Just when I try to find something to like about the New York Post, a cartoon comparing the "stimulus author" to a dead primate appears in this rag. Really? Likening President Barack Obama to an enraged primate that mauled a woman in Connecticut and was stabbed and shot is not funny, interesting or subversive. It is racist and plays on the most antiquated stereotypes about African-Americans as animalistic, brutes, angry, violent, 2/3 human and in need of policing.
Yes, Mr. Delonas sure is funny when he invokes the whole notion of "blacks being too smart for their own good," like the "domesticated" chimpanzee who is brilliant but at some point will tap into his real "nature" and maul someone, as was the case in Connecticut.
This cartoon reflects the dominant narrative of American culture -- an uppity Negro (President Obama) who dares to try and bring some relief to this country (stimulus package) will one day tap into his true nature (nigger/beast) and will maul America (white folks), which will only be safe when he is eliminated (murdered), by brute force (the police) no less.
The election of the nation's first black president has awakened the real brute and beast of American culture -- racism, which in this case is masquerading as a cartoon. It is incredible to me that anyone can look at this cartoon and not see the racist overtones in it. This is one of the reasons why Attorney General Eric Holder made the comment that he made last week, saying that we are a "nation of cowards" when it comes to race. It is true.
I watched the Sunday morning news shows, and you were hard pressed to find someone outright call the cartoon racist. Most said that it was "racial," including Juan Williams, who offered strong commentary about why the cartoon was just plain wrong on Fox Morning News. As Williams said, "there is no way that you can get around" the implications of this cartoon. We are so afraid to talk about racism, that we now call racist acts "racial." No, it's racist.
We can denounce Mr. Holder for stating the obvious because of the way that he said it. What Mr. Holder is really saying is that in this country, we are afraid to discuss race, which is why you have a brilliant cartoonist like Sean Delonas feigning ignorance about likening President Obama to a monkey. He wants us to believe that in all of his travels, education and experience, he never had a real discussion about the historical visual representation of African-Americans as monkeys in art, literature, film and cartoons?
Hell, I went to white, affluent universities and was usually the only black person or one of two in the class throughout my entire academic career, including to attain my Ph.D. Most of my academic mentors, whom I love by the way, are white men and women. They taught us about this type of imagery because of its importance to the historical representation of all Americans in this country. Even though there weren't a bunch of black folks at any of my schools, they knew that everyone needed to know about this and talk about it in order to move our classrooms, and symbolically our country, forward.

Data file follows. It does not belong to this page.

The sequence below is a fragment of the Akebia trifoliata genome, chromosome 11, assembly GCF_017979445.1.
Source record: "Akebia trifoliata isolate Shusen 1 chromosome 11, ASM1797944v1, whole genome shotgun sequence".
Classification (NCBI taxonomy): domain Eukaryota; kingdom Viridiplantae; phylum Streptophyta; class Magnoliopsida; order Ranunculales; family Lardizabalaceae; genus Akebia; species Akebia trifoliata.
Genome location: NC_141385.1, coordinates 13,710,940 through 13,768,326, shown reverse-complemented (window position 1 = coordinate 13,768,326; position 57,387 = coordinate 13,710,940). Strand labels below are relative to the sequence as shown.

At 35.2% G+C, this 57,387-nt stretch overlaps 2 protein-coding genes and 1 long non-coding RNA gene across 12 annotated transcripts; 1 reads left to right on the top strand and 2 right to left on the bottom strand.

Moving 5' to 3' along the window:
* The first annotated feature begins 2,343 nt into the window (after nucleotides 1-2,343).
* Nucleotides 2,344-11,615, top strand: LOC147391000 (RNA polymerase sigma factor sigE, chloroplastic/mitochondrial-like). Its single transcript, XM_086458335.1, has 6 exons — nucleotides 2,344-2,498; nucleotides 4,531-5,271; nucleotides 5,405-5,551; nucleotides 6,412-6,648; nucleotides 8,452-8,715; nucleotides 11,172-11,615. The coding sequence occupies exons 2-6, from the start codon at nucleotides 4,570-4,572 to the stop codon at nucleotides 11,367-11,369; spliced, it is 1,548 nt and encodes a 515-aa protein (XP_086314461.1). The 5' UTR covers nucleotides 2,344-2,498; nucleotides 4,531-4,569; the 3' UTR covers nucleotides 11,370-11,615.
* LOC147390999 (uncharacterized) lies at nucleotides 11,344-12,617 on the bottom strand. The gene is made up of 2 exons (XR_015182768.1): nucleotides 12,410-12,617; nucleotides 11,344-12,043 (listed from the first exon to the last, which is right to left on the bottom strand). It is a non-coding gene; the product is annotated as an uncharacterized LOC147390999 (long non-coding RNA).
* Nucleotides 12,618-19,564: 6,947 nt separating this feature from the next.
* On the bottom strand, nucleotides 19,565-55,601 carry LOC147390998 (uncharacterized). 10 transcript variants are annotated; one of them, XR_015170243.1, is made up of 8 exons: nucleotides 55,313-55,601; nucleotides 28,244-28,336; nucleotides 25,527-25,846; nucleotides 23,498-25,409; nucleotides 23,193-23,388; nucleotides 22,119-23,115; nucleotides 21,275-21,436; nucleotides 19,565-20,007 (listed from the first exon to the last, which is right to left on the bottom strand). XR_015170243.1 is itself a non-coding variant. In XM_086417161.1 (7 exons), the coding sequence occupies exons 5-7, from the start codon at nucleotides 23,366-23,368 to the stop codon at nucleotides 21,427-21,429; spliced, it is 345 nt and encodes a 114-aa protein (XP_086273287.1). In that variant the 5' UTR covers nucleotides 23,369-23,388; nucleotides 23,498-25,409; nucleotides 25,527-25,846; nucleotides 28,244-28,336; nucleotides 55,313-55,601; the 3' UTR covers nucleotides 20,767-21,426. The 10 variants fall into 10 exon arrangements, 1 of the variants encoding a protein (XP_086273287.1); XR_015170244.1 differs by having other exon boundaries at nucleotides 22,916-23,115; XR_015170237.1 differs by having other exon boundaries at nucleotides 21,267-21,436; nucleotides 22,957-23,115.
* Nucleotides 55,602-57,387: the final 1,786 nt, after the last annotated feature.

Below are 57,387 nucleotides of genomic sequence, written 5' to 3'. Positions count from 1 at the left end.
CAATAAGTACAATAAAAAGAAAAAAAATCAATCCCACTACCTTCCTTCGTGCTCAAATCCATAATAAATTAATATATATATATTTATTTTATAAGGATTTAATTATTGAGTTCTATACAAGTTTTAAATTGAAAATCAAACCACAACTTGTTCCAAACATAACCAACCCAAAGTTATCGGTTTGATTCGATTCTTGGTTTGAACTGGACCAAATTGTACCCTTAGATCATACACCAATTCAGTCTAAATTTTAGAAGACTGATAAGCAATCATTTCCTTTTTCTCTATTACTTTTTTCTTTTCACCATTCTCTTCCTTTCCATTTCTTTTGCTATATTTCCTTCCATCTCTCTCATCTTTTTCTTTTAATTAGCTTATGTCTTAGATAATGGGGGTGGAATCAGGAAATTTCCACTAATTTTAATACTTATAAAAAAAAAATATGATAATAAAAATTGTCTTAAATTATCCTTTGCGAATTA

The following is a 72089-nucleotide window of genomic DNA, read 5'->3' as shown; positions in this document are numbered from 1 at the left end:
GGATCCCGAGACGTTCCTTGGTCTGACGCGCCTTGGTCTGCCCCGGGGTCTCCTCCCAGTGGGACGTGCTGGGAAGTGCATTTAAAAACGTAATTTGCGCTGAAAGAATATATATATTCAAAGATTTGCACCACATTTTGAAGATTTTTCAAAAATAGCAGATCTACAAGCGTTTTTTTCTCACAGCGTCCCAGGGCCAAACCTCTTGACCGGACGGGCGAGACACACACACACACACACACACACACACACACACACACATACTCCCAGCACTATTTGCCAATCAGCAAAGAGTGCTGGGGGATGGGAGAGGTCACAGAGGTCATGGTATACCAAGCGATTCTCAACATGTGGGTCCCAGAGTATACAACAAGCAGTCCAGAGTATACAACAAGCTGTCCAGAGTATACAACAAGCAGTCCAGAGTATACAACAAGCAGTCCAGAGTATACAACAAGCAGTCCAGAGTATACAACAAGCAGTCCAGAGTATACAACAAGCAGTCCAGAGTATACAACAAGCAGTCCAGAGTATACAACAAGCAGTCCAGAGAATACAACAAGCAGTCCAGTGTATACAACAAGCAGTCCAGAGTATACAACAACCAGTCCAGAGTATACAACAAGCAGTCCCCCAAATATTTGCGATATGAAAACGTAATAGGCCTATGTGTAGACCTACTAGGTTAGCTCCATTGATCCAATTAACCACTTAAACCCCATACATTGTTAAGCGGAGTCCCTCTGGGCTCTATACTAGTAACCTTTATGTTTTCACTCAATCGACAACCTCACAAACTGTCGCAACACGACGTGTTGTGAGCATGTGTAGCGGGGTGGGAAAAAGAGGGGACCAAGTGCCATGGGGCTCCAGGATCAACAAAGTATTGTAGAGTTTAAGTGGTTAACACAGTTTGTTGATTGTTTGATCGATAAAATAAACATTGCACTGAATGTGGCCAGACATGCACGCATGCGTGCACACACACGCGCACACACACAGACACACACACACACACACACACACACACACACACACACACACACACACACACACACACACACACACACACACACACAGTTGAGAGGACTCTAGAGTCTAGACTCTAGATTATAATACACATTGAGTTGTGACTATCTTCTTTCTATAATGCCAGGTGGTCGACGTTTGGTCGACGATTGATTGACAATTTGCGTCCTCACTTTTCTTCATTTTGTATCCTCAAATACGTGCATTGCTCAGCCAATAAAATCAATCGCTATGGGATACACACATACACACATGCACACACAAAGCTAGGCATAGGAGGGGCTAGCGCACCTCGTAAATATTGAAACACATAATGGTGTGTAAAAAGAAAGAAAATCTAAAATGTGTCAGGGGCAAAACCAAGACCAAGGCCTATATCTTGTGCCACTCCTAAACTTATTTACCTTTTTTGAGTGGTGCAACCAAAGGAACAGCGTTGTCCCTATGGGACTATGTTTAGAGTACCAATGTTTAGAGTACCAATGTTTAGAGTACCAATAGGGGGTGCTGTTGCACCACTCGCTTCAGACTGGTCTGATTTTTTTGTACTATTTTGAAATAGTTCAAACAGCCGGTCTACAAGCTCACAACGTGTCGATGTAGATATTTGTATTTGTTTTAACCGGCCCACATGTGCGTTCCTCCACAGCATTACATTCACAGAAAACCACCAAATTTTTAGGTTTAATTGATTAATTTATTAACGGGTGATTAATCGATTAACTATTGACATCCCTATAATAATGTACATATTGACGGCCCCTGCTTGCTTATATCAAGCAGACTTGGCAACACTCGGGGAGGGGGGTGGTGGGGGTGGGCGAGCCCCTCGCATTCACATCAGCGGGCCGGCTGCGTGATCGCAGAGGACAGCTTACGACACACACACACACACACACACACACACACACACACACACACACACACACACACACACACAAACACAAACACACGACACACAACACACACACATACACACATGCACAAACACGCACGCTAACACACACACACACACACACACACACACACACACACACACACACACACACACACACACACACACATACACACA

Why am I telling you this? Because anyone at anytime can have a real discussion about race that may be uncomfortable and even hurtful, but necessary. Real discussion about any topic only takes place when everyone comes to the table, including Mr. Selonas. I do not buy for one minute that Mr. Selonas did not know what he was doing. Instead of being a punk (as used in the black vernacular, not in the homophobic one) by not even acknowledging what he had done and offering a half-assed apology (sorry but not really), he should have been a grown-up and had a real discussion at least about the visceral reaction to his cartoon. Black folks were not the only ones up in arms over this -- people of all backgrounds were upset.
As racism works in this country, if it involves a black person, then it immediately becomes a black issue instead of an American issue. This is what Mr. Holder is talking about, which we might have heard had he chosen different words. Hell, poor whites are discriminated against in this country too, but we cannot have a real conversation about it because we want to pretend that it doesn't exist. We do not want to do the hard work because it is difficult, and it takes real courage to discuss issues of race in this country. Clearly our historic amnesia has allowed us to forget that not too long ago, anyone would be killed or maimed for speaking out about racism as a social injustice. We are slowly recovering from that, but these conversations need to happen as our country becomes more diverse.
One of the benefits of sheer and utter foolishness like this cartoon is that it gives us an opportunity to have a real and honest discussion about race in this country. While many folks erroneously believe that the election of President Obama means that racism is over, Mr. Delonas' racist cartoon tells us differently.
Mr. Delonas' racism cannot hide behind this cartoon as art, and the Post cannot hide behind Mr. Delonas as an artist. Both are wrong, both are racist, both are opportunists, both are sensationalists, both are cowardly, and both reflect the worst of America -- demented individuals with the support of institutions desperate for relevancy.
Nsenga K. Burton, Ph.D. is an assistant professor of communications and media studies at Goucher College and editorial director for RushmoreDrive.com.